Rishi Sunak listens as Boris Johnson addresses his Cabinet (Getty Images)
He won the backing of a majority of Tory MPs in a confidence vote, and although it was by a narrower margin than the vote which fatally damaged his predecessor Theresa May’s position as prime minister in 2018, it seemed like the moment of real danger had passed.
As we’ve seen throughout his career, Johnson is cut from a different cloth from your typical British politician, believing that the rules never apply to him.
He appeared to be Teflon, beyond the usual moral codes. Rather like Donald Trump before him, his self-made personality cult rendered any attacks on him futile.
Another day, another scandal. Another bumbling excuse. A dead cat policy thrown into the mix for good measure.
Despite feverish speculation among Westminster hacks, it seemed foolish to predict his imminent demise. Not least because there was no procedural way to force him out, without changes to the rules of the 1922 Committee.
David Davis told The Telegraph back in January that “Boris will not leave Number 10 unless he’s dragged out kicking and screaming”.
He had a point. Johnson is famously power-hungry, and his fingernails were more likely to do some serious damage to the desk in Downing Street than any resignation letter being forthcoming.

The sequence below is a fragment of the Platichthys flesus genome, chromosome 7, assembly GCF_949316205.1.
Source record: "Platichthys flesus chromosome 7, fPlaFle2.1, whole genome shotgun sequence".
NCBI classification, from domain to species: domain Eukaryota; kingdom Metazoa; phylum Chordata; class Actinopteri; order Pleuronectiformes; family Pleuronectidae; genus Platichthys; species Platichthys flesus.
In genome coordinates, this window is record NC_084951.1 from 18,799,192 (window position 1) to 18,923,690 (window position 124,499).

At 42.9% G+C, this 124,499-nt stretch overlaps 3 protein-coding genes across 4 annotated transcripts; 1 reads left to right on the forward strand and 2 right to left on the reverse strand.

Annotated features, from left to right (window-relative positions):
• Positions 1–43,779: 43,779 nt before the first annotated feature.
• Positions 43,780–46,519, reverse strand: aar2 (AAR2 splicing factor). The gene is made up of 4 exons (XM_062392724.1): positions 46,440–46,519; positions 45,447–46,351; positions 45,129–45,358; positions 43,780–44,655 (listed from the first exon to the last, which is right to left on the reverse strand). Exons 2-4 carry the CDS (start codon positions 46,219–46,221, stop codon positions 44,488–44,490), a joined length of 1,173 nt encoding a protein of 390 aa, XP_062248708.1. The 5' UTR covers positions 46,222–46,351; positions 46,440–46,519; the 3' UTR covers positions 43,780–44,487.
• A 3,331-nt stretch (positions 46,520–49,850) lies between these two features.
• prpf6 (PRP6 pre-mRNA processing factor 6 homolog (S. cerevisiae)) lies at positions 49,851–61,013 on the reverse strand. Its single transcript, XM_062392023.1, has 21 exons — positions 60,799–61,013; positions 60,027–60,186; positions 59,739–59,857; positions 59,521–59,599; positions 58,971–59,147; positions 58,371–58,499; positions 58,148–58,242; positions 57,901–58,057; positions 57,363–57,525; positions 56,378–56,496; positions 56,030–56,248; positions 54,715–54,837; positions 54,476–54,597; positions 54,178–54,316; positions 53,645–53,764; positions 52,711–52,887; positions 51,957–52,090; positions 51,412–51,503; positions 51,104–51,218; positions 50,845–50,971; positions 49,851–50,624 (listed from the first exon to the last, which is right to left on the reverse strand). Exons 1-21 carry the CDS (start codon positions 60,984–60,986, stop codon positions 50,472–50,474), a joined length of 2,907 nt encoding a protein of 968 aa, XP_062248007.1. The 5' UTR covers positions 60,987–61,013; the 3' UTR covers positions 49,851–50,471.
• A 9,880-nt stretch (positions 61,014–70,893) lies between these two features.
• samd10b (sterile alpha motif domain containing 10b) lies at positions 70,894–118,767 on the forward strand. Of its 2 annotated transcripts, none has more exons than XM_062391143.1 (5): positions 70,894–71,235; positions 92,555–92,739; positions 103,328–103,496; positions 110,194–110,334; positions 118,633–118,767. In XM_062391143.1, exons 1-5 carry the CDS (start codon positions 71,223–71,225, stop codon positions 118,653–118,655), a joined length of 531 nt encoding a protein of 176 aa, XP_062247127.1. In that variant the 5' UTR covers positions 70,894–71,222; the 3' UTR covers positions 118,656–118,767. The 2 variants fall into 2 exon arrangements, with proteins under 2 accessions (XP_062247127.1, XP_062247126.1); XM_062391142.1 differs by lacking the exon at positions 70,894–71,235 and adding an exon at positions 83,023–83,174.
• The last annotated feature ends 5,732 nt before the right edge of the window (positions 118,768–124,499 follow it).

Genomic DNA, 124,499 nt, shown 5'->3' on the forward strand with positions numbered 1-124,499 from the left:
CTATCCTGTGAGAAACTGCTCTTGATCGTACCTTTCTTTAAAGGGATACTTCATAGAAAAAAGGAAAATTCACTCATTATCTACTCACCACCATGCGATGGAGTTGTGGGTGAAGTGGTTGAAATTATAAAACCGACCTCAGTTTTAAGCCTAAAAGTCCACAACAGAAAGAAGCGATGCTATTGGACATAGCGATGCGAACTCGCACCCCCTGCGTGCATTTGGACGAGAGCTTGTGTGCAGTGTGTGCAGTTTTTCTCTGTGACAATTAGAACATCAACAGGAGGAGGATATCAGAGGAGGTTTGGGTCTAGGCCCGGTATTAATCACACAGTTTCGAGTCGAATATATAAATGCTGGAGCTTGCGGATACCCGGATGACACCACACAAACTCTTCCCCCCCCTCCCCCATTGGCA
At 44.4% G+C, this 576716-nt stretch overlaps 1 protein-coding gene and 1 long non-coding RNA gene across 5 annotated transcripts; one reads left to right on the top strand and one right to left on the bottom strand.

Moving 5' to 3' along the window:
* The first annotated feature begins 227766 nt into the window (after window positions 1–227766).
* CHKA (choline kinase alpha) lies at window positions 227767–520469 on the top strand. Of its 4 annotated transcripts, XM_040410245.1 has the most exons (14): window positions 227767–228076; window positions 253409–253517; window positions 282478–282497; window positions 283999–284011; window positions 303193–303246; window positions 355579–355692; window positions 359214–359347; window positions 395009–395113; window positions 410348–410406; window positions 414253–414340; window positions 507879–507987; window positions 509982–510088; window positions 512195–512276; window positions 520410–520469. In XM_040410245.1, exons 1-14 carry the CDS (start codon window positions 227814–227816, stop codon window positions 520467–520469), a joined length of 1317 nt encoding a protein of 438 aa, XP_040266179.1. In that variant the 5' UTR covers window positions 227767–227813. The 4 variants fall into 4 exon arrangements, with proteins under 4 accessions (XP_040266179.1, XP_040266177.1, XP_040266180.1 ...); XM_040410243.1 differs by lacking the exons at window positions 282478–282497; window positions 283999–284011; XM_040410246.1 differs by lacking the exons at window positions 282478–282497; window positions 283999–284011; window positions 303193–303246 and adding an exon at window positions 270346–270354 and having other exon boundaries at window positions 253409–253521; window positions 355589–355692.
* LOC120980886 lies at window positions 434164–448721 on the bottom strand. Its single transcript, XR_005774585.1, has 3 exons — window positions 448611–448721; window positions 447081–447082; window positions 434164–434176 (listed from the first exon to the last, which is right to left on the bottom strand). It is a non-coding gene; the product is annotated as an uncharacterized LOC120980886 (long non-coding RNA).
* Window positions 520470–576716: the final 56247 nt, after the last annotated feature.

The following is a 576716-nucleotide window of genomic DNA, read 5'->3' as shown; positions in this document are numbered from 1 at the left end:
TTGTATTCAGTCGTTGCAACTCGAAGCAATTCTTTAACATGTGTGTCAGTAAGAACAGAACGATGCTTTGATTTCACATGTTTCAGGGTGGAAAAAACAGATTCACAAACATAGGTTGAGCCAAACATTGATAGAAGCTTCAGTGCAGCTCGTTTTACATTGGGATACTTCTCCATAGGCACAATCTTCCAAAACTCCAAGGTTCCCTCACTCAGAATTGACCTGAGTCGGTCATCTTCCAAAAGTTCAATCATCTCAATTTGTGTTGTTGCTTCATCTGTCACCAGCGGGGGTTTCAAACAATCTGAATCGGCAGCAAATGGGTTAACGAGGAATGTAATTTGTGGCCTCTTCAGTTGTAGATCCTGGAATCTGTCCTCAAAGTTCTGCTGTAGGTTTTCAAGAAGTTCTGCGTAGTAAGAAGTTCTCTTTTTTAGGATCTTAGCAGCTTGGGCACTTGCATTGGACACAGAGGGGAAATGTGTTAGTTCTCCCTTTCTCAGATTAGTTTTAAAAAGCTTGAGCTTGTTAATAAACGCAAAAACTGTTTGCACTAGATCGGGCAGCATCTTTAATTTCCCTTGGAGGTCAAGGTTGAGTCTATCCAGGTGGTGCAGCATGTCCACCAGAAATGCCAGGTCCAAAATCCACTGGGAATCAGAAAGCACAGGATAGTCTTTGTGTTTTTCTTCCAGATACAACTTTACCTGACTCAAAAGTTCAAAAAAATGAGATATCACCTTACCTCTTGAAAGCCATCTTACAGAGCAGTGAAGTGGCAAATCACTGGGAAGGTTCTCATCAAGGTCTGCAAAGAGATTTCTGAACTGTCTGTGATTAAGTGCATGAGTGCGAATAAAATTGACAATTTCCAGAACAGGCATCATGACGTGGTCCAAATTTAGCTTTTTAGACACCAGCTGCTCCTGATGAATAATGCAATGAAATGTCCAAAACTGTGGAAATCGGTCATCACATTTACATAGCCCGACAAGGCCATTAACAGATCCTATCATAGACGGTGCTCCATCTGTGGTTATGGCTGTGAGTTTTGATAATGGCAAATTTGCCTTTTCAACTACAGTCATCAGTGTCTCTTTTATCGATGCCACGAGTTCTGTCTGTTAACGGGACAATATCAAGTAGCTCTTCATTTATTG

It also seemed like his closest allies in government were prepared to stay in his corner, no matter how bad things got, no matter how much he trashed the integrity of his office. Yes, there were rumours of a leadership challenge, but they never amounted to anything.
Well, the tide has turned dramatically now, with the shock resignations of both the Chancellor Rishi Sunak and Health Secretary Sajid Javid, two of the most senior and loyal members of Johnson’s cabinet.
Both had stuck by Johnson through the worst of Partygate, despite their obvious misgivings - and despite Sunak being dragged into it with a police fine of his own.
But after months of this stuff, it appears that the PM’s handling of the Chris Pincher scandal was the last straw. It was this that seemingly prompted them to consult their moral compass.
The fact that government ministers were being sent out to defend Johnson’s increasingly ludicrous defence for approving Pincher’s appointment in February resulted in some extremely glum-looking faces around the cabinet table earlier today.
It is always dangerous to speculate on the fate of a political animal as unpredictable and singular as Boris Johnson, but it’s difficult to see how he comes back from losing two of his most senior allies (and a few lesser-known ministers and aides).